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  • Writer's pictureInfrastructure Exchange

Zimbabwe's slow recovery from Idai devastation

The Zimbabwean Treasury has released $220 million towards the rehabilitation of roads and bridges in the Chimanimani and Chipinge districts, the two districts hardest hit by Cyclone Idai in March this year.


Want to know more about Zimbabwe's recovery from Idai, plans for development and infrastructure bonds? Join Eng. Amos Marawa, Permanent Secretary, Ministry of Transport & Infrastructural Development, Zimbabwe – along with other industry experts at #ARIIC2019


Joel Biggie Matiza, transport and infrastructural development minister said: "$266 million is required to fully restore the infrastructure damaged by Cyclone Idai. Treasury has so far released $220 million of the required $266 million."

"Permanent restoration works are commencing next week and the Government envisages that by the time rains come permanent works like bridges, bridge approaches and sections of roads washed away will have been restored. Treasury has since released the money and contractors were engaged and are currently mobilising equipment to sites."

In addition, the South African Defence Force has deployed 118 engineers to assist with fixing damage from Cyclone Idai which struck the region earlier this year.

“South Africa has honoured its pledge to assist Zimbabwe in the reconstruction of destroyed road infrastructure in Chimanimani after the devastating Cyclone Idai disaster," said a press release from the Zimbabwe National Army.

“The SANDF engineers will be working closely together with their Zimbabwe National Army counterparts. The South Africans will be in the country until they finish the prioritised projects in Chipinge and Chimanimani districts respectively.”

This is part of the clean up work being done in the aftermath of Cyclone Idai, which swept across parts of Southern and East Africa in March, damaging critical infrastructure, leaving families without homes and killing more than 1,200 people.

It has been estimated that Zimbabwe needs up to US$768 million to restore infrastructure that was destroyed by Cyclone Idai.

Yet, not all the work being done on Zimbabwe’s roads are the result of Idai’s rampage across parts of Africa.

At the beginning of July, Zimbabwe President Mnangagwa officially opened the rehabilitated Ngundu-Tanganda highway.  

Speaking at the opening, the President noted that the road had fallen into a state of disrepair and resource constraints had caused delays in rehabilitating the road.

“As Government we resolved that we channel the little resources we had towards the rehabilitation of this road in Chipinge. We have completed this road, but it does not end here. We have other areas that were affected by Cyclone Idai in Chipinge and Chimanimani which need our attention. Roads, bridges and schools were destroyed there,” he said.

“We are now confident that we can rehabilitate our roads using money generated locally. All along we thought to rehabilitate roads we needed funds from the US. No! We can do so with our own resources. If there are foreigners who want to assist us we have other roads that need attention."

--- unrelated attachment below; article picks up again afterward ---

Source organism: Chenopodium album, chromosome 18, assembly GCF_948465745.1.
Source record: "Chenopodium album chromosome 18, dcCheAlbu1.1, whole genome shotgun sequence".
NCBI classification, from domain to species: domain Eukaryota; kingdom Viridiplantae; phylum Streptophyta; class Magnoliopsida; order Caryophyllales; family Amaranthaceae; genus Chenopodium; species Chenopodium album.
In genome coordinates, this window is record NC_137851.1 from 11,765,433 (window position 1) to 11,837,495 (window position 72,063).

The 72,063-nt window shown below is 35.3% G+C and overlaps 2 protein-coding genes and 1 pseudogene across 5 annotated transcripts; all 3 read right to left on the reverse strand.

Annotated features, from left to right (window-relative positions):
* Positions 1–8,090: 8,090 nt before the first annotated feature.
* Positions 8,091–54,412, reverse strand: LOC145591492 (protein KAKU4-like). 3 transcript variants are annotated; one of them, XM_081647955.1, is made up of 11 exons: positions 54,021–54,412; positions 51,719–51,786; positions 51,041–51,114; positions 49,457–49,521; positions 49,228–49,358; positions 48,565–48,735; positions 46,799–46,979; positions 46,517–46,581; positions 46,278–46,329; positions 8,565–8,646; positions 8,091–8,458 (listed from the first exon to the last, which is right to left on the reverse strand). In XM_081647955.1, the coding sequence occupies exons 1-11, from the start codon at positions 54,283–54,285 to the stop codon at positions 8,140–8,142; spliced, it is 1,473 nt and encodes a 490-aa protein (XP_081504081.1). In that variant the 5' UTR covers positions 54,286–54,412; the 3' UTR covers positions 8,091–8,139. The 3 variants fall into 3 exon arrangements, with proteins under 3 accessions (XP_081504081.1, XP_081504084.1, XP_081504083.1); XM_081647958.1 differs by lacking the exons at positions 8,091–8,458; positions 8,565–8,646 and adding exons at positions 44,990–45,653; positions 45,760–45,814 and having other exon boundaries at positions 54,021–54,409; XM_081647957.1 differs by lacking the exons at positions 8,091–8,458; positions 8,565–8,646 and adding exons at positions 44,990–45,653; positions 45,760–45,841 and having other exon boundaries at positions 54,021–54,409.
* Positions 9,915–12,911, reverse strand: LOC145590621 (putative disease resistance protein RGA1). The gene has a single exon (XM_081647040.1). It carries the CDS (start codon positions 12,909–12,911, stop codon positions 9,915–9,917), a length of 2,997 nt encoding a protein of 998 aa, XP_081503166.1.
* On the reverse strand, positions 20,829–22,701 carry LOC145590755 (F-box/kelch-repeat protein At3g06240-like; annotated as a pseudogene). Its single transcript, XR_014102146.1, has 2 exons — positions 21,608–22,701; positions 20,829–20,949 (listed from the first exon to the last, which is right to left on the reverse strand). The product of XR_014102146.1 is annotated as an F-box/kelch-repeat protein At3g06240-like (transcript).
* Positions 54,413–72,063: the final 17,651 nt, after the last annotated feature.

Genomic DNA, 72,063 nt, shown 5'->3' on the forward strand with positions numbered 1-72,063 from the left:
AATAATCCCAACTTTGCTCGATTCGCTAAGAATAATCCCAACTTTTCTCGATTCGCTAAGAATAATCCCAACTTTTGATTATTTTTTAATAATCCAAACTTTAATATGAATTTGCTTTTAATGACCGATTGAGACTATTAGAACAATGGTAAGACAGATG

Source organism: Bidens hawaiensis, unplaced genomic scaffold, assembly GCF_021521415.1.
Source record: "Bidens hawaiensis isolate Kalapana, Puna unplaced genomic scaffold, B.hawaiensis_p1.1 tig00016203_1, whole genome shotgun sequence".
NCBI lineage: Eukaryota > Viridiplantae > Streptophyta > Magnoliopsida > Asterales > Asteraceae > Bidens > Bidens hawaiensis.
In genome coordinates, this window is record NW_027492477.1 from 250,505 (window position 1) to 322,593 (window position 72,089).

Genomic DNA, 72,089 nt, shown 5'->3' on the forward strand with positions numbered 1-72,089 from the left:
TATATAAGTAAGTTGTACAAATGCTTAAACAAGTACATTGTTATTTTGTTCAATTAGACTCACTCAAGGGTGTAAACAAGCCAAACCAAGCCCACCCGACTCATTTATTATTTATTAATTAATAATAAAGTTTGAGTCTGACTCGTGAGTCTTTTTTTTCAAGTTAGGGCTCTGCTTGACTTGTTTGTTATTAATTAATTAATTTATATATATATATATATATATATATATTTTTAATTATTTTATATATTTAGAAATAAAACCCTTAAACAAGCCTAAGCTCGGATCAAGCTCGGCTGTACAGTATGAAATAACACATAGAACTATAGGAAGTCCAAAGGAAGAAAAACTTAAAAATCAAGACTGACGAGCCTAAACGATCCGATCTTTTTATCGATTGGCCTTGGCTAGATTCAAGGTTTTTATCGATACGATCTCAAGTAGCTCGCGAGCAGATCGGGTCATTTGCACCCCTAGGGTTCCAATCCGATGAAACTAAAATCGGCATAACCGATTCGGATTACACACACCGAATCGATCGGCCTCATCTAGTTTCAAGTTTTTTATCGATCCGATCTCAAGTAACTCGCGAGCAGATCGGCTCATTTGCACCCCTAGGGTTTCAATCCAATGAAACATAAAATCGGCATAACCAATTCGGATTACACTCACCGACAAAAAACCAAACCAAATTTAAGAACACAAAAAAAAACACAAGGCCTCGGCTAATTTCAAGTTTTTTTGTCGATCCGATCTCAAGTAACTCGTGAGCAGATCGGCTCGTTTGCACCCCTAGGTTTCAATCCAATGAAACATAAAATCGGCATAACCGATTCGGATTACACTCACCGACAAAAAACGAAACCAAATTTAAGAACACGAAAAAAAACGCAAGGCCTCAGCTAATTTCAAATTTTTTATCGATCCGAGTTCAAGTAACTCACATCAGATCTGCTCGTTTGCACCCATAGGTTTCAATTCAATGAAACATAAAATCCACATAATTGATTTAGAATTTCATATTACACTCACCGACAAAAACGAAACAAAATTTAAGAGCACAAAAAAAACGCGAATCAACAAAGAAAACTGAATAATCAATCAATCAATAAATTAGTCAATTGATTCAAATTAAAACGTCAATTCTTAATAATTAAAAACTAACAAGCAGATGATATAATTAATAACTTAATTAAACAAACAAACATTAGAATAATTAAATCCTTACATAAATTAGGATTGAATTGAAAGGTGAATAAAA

Zimbabwe is seeking to revamp its investment markets, with permanent secretary for treasury George Guvamatanga announcing on 11 July that the treasury bills and bond markets were being re-shaped. 

“We will be coming to the market with an Infrastructure Bond soon to be supported by a ring-fenced structure utilising Zimbabwe National Roads Authority (Zinara) cashflows to support road construction,” Guvamatanga continued.

Road construction is in line with Zimbabwe's Vision 2030 programme, which seeks to transform Zimbabwe into an upper-middle income economy in the next 11 years. Roads are necessary to boost regional connectivity, particularly routes such as the Beitbridge-Bulawayo-Victoria Falls Highway, the Harare-Beitbridge Highway and the Kanyemba-Mt Darwin Highway.

According to Victor Bohroma, a business and economic analyst, writing for the Zimbabwe Independent:

"Early this year, the government announced that it was dividing the Beitbridge-Harare highway into nine sections to be constructed by local companies and that US$150 million had been secured to construct detours on three sections of the busy road. 

"The government communicated that it is still scouting for partners for the Harare-Chirundu stretch. Key concerns from Afecc in late 2018 were that the traffic volumes along the highway were not sufficient to recoup the investment cost over a specified period of time. Feasibility studies had indicated the entire highway required 6,000 vehicles daily, paying toll fees at each of the planned eight tollgates and this was deemed impossible.

"Traffic volumes on the Beitbridge-Harare highway are under 2 600 vehicles per day currently, while on the Harare-Chirundu Highway, an estimated 1,050 vehicles ply the road per day."

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